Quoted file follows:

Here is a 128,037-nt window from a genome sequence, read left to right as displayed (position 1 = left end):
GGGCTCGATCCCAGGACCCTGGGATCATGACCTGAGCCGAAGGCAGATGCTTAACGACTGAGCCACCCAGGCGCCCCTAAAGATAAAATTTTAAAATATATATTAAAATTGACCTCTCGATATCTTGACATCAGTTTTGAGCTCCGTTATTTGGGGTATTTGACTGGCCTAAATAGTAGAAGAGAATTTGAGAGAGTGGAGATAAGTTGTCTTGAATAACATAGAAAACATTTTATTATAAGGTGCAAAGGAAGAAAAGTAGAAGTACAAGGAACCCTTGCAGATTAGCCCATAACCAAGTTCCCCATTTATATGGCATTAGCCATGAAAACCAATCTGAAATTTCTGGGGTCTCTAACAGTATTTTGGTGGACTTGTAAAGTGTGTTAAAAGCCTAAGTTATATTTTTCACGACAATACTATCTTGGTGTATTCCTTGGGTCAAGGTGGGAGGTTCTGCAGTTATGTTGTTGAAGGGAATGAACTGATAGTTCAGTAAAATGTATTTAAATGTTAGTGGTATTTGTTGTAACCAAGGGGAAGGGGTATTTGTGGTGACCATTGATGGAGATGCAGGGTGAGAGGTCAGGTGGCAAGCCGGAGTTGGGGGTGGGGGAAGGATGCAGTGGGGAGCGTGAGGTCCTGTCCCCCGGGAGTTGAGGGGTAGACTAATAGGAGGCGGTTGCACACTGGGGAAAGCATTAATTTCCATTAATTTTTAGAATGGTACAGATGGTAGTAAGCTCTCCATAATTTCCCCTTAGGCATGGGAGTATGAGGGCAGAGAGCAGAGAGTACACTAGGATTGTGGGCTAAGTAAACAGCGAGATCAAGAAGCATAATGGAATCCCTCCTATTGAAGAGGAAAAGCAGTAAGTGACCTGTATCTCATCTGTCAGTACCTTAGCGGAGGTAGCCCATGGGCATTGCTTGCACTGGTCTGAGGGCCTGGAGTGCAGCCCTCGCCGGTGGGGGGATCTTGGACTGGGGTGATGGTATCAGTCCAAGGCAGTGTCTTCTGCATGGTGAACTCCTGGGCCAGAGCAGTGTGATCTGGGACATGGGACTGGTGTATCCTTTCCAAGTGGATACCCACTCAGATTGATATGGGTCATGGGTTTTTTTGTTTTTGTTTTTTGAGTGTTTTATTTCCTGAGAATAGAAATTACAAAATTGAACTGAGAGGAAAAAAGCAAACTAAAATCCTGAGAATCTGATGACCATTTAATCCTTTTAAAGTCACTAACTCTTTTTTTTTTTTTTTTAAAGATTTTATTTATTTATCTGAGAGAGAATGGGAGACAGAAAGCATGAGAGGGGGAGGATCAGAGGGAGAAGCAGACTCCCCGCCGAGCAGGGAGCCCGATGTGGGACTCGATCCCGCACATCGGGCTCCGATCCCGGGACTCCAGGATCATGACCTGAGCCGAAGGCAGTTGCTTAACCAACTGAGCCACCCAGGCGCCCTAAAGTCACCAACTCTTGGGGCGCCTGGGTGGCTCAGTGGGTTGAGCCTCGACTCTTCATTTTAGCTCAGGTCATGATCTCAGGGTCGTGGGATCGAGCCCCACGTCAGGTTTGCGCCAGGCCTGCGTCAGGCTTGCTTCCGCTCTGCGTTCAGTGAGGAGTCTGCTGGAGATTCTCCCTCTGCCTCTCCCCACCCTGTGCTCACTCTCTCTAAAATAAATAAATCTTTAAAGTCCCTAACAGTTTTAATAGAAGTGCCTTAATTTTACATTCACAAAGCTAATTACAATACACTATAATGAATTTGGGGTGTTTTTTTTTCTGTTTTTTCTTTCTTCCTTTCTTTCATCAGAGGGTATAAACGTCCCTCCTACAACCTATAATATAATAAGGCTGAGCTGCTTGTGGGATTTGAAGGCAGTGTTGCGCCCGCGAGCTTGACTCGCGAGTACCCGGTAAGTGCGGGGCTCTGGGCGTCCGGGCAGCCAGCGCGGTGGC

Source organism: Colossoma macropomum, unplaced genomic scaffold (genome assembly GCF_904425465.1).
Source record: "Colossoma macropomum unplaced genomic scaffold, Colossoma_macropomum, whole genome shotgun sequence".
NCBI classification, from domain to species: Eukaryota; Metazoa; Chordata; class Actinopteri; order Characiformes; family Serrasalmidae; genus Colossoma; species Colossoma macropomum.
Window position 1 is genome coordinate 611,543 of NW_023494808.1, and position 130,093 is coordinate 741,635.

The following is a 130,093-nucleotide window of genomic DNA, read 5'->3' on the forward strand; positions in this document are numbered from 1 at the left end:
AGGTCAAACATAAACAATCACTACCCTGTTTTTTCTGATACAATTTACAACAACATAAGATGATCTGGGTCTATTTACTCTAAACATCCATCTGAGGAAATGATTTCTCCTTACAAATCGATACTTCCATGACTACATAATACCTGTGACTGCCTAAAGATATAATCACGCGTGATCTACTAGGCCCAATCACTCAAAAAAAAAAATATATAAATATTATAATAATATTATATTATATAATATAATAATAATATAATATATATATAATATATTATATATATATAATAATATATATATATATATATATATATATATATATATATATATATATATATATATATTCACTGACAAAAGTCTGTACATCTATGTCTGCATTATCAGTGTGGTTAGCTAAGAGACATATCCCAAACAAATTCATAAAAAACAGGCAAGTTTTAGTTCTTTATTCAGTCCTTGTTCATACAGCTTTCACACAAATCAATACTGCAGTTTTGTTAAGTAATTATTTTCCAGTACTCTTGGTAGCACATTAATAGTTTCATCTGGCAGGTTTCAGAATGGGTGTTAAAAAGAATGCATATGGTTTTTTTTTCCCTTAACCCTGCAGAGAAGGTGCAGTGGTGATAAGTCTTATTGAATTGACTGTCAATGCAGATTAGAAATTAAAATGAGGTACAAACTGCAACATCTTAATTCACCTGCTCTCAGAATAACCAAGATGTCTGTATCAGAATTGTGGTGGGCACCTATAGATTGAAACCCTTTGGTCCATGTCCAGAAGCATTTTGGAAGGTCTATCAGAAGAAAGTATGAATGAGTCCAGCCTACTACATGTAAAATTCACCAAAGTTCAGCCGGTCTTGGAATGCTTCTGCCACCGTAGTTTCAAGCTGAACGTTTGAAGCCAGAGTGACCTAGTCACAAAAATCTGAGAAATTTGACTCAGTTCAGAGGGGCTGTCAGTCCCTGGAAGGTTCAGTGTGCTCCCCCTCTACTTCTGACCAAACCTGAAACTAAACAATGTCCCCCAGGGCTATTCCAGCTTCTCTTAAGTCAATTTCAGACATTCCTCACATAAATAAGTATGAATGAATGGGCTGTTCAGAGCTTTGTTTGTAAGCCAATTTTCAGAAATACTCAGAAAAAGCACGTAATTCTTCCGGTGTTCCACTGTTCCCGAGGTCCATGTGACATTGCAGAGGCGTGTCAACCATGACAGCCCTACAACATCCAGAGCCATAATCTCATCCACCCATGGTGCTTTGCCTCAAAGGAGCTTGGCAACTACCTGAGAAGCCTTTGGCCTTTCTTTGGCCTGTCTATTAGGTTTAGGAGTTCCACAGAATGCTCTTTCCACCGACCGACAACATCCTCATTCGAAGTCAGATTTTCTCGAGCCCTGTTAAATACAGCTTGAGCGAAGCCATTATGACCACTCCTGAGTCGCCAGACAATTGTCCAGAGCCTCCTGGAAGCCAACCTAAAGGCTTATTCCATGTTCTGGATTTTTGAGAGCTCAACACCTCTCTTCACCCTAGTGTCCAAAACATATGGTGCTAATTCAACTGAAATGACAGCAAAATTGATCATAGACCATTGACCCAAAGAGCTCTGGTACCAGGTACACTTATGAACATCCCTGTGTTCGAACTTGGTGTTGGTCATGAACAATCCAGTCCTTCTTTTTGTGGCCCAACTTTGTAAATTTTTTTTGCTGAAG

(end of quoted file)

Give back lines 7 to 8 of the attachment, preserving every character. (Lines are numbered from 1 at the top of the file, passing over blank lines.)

The following is a 130,093-nucleotide window of genomic DNA, read 5'->3' on the forward strand; positions in this document are numbered from 1 at the left end:
AGGTCAAACATAAACAATCACTACCCTGTTTTTTCTGATACAATTTACAACAACATAAGATGATCTGGGTCTATTTACTCTAAACATCCATCTGAGGAAATGATTTCTCCTTACAAATCGATACTTCCATGACTACATAATACCTGTGACTGCCTAAAGATATAATCACGCGTGATCTACTAGGCCCAATCACTCAAAAAAAAAAATATATAAATATTATAATAATATTATATTATATAATATAATAATAATATAATATATATATAATATATTATATATATATAATAATATATATATATATATATATATATATATATATATATATATATATATATATATATTCACTGACAAAAGTCTGTACATCTATGTCTGCATTATCAGTGTGGTTAGCTAAGAGACATATCCCAAACAAATTCATAAAAAACAGGCAAGTTTTAGTTCTTTATTCAGTCCTTGTTCATACAGCTTTCACACAAATCAATACTGCAGTTTTGTTAAGTAATTATTTTCCAGTACTCTTGGTAGCACATTAATAGTTTCATCTGGCAGGTTTCAGAATGGGTGTTAAAAAGAATGCATATGGTTTTTTTTTCCCTTAACCCTGCAGAGAAGGTGCAGTGGTGATAAGTCTTATTGAATTGACTGTCAATGCAGATTAGAAATTAAAATGAGGTACAAACTGCAACATCTTAATTCACCTGCTCTCAGAATAACCAAGATGTCTGTATCAGAATTGTGGTGGGCACCTATAGATTGAAACCCTTTGGTCCATGTCCAGAAGCATTTTGGAAGGTCTATCAGAAGAAAGTATGAATGAGTCCAGCCTACTACATGTAAAATTCACCAAAGTTCAGCCGGTCTTGGAATGCTTCTGCCACCGTAGTTTCAAGCTGAACGTTTGAAGCCAGAGTGACCTAGTCACAAAAATCTGAGAAATTTGACTCAGTTCAGAGGGGCTGTCAGTCCCTGGAAGGTTCAGTGTGCTCCCCCTCTACTTCTGACCAAACCTGAAACTAAACAATGTCCCCCAGGGCTATTCCAGCTTCTCTTAAGTCAATTTCAGACATTCCTCACATAAATAAGTATGAATGAATGGGCTGTTCAGAGCTTTGTTTGTAAGCCAATTTTCAGAAATACTCAGAAAAAGCACGTAATTCTTCCGGTGTTCCACTGTTCCCGAGGTCCATGTGACATTGCAGAGGCGTGTCAACCATGACAGCCCTACAACATCCAGAGCCATAATCTCATCCACCCATGGTGCTTTGCCTCAAAGGAGCTTGGCAACTACCTGAGAAGCCTTTGGCCTTTCTTTGGCCTGTCTATTAGGTTTAGGAGTTCCACAGAATGCTCTTTCCACCGACCGACAACATCCTCATTCGAAGTCAGATTTTCTCGAGCCCTGTTAAATACAGCTTGAGCGAAGCCATTATGACCACTCCTGAGTCGCCAGACAATTGTCCAGAGCCTCCTGGAAGCCAACCTAAAGGCTTATTCCATGTTCTGGATTTTTGAGAGCTCAACACCTCTCTTCACCCTAGTGTCCAAAACATATGGTGCTAATTCAACTGAAATGACAGCAAAATTGATCATAGACCATTGACCCAAAGAGCTCTGGTACCAGGTACACTTATGAACATCCCTGTGTTCGAACTTGGTGTTGGTCATGAACAATCCAGTCCTTCTTTTTGTGGCCCAACTTTGTAAATTTTTTTTGCTGAAG